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Bertie snubs Miriam

TAOISEACH Bertie Ahern has not mentioned his separated wife Miriam in his entry in celebrity bible, Who's Who.

DICK BARTON

TAOISEACH Bertie Ahern has omitted any mention of his separated wife Miriam from his entry in the celebrity bible, Who's Who.

Inclusion in Who's Who - which contains potted biographies of 32,000 of some of the richest, most famous and most influential people in the world - is by invitation only. It is an accolade conferred on comparatively few.

While the Taoiseach chose to name his late parents Cornelius and Julia, his entry goes on, "m 1975 (separated)". Mr Ahern, who lists his education as Rathmines Coll of Commerce and University Coll Dublin, says his profession is "accountant". He also omits his two daughters Cecelia, the writer, and Georgina, who is married to Westlife's Nicky Byrne. He lists his recreations as "sports, reading".

There are now two Aherns in Who's Who for the first time. The Taoiseach has been joined in the prestigious 2007 edition by Foreign Affairs minister Dermot Ahern. Also included for the first time are fashion designer John Rocha and Gate Theatre artistic director, Michael Colgan.

In his brief and modest entry, Dermot Ahern, 51, mentions his father, Jerry, but not his mother (which is unusual as most people in Who's Who like to feature the names of both parents). He does, however, mention his wife, Maeve, and their two daughters.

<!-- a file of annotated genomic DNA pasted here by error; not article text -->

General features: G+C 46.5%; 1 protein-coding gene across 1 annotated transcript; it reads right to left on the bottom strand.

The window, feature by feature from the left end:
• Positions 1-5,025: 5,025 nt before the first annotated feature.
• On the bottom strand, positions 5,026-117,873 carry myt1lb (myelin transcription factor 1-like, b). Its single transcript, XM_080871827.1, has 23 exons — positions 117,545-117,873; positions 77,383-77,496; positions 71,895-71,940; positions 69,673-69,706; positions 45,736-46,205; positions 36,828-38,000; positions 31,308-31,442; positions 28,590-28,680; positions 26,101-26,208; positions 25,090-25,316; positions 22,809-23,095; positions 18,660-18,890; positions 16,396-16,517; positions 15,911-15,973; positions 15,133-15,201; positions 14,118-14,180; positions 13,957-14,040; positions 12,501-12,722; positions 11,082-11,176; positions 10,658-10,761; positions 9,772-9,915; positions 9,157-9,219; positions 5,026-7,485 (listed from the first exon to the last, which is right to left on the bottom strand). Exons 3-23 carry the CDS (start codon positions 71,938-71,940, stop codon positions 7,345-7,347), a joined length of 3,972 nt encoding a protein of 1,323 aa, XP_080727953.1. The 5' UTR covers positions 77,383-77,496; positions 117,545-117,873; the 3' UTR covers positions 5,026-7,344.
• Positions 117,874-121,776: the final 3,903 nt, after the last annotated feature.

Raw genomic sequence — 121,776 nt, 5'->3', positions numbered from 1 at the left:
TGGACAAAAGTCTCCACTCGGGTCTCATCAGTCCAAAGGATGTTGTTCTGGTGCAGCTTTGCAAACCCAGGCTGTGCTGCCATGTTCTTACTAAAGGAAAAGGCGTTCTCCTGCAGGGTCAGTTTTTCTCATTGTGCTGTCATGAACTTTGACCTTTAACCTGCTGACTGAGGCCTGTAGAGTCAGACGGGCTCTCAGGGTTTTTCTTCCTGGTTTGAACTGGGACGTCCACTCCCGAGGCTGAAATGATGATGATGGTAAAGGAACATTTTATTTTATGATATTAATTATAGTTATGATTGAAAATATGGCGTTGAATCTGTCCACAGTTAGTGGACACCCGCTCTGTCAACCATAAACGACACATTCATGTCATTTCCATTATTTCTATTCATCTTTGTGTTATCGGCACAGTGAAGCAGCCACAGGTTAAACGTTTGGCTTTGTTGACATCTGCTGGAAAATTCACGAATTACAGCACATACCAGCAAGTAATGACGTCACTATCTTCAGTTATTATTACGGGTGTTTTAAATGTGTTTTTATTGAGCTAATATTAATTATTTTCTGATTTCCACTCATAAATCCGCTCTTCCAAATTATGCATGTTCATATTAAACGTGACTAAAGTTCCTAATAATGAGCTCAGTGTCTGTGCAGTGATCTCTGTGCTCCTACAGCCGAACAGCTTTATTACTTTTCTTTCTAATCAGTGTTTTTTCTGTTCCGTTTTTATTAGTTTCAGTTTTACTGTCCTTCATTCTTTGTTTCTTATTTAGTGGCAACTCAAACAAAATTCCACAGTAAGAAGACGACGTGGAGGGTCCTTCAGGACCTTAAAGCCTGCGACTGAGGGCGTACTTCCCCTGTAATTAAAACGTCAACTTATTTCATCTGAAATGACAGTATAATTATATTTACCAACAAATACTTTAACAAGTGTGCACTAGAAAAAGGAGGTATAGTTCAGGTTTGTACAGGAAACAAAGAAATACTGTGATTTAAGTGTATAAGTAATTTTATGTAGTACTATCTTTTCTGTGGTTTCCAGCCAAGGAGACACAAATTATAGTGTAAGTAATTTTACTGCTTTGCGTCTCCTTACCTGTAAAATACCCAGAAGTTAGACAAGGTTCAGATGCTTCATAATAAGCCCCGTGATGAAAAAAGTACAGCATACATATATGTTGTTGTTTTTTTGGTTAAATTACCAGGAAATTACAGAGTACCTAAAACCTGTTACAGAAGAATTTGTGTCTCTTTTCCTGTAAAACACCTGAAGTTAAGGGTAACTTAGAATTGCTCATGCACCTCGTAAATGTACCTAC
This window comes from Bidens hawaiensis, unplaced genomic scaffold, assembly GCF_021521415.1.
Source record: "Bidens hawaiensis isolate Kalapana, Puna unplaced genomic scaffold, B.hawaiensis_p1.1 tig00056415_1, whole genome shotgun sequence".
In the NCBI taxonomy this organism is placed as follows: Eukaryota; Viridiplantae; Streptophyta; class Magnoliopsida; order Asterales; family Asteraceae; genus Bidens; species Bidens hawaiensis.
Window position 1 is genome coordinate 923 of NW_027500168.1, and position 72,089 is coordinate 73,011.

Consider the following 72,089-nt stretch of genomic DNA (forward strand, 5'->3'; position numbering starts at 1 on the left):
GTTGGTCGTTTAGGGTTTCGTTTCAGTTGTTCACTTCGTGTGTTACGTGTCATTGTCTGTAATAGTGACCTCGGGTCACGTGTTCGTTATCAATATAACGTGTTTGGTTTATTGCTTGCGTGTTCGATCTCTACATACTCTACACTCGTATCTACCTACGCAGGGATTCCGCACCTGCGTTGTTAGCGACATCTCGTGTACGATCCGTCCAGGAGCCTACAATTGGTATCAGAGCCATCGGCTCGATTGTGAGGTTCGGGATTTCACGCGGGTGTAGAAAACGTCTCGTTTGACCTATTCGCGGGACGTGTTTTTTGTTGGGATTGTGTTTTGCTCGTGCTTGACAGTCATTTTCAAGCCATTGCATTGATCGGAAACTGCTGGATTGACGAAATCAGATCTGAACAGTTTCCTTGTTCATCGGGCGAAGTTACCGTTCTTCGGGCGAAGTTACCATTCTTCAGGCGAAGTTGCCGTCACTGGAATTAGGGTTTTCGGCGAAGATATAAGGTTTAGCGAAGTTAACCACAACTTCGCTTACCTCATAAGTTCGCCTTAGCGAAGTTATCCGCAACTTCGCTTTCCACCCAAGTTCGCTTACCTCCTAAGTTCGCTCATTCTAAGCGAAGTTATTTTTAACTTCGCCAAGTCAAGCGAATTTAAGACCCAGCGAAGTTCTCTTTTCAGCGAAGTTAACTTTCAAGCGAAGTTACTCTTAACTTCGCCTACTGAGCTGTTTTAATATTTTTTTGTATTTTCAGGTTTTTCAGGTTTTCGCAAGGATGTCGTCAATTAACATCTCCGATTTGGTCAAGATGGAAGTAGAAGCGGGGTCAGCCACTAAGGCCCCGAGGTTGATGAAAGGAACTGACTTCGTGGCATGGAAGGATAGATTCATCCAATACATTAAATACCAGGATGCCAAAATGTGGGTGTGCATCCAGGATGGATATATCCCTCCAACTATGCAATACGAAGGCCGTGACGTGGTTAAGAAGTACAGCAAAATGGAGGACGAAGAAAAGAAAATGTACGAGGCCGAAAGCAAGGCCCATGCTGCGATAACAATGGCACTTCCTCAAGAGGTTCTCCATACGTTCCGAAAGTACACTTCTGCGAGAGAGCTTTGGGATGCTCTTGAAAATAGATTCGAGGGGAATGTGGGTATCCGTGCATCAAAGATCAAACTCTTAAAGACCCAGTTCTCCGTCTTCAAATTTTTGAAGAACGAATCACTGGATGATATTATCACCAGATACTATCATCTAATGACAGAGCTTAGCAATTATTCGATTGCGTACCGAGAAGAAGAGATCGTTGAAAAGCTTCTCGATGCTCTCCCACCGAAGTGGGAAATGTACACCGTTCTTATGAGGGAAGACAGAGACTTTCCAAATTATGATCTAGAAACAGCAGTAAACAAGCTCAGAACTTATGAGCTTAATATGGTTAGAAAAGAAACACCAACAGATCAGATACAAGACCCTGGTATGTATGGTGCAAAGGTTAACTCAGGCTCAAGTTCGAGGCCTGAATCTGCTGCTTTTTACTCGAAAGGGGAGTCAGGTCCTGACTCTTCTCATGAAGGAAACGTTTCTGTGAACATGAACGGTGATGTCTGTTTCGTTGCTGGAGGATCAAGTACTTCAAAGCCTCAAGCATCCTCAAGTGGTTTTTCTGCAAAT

He lists his recreations as "windsurfing, skiing, golf".

Michael Colgan, 56, is also making his first appearance in Who's Who this year. Coincidentally, he and the Taoiseach were married in the same year, 1975, and both are now separated. But in his entry, Mr Colgan mentions the names of his estranged wife and both parents.

John Rocha, 53, the award-winning fashion designer based at Ely Place, Dublin, says he has been married for 16 years and mentions his wife, Odette.

At six lines, Rocha's is the briefest of the three new Dublin entries. Dermot Ahern and the Taoiseach take up 10 lines each, while Michael Colgan needs 17 lines. This compares to the 27 lines required by Dr Ian Paisley.

Sinn Fein president Gerry Adams, 58, takes up 11 lines - in which he mentions his wife, Colette, and also the fact that he was "interned for suspected terrorist activity in 1971 and 1973, subsequently imprisoned; released,1976."

Martin McGuinness, 56, is much more reticent about his life, and takes up just five lines. He doesn't mention any partners, past or present; doesn't mention his parents' names; or give details about his education.

Neither he nor Mr Adams list any recreations.

Lady Paisley of St George's, the wife of Dr Paisley, makes her debut in Who's Who this year, after being made a life peer, entitling her to sit in the House of Lords in London.

She doesn't give her birthdate and she and her husband are kept apart, alphabetically, by the Catholic Bishop ofPaisley.

All are now in Who's Who until they die, when they will be automatically transferred to Who Was Who. Other notable politicians who have been included for a number of years are Finance Minister Brian Cowen and the Health Minister Mary Harney.

Neither Mr Cowen nor Ms Harney give their precise birthdates.

Ms Harney prefers to appear under her maiden name, rather than her married name, Geoghegan.

Altogether there are nearly one thousand new names in this year's edition.

Everyone - with the possible exception of the fugitive Lord Lucan, who vanished, without leaving a forwarding address, in 1974 - is invited to compile his or her own entry, so celebrities can include or exclude whatever they like, and their entries can be as long or as short as they wish.

British newspaper columnist Julie Burchill gives her recreations as "sex and shopping", while artist and Spitting Images creator Roger Law, 65, says one of his recreations is "over age sex".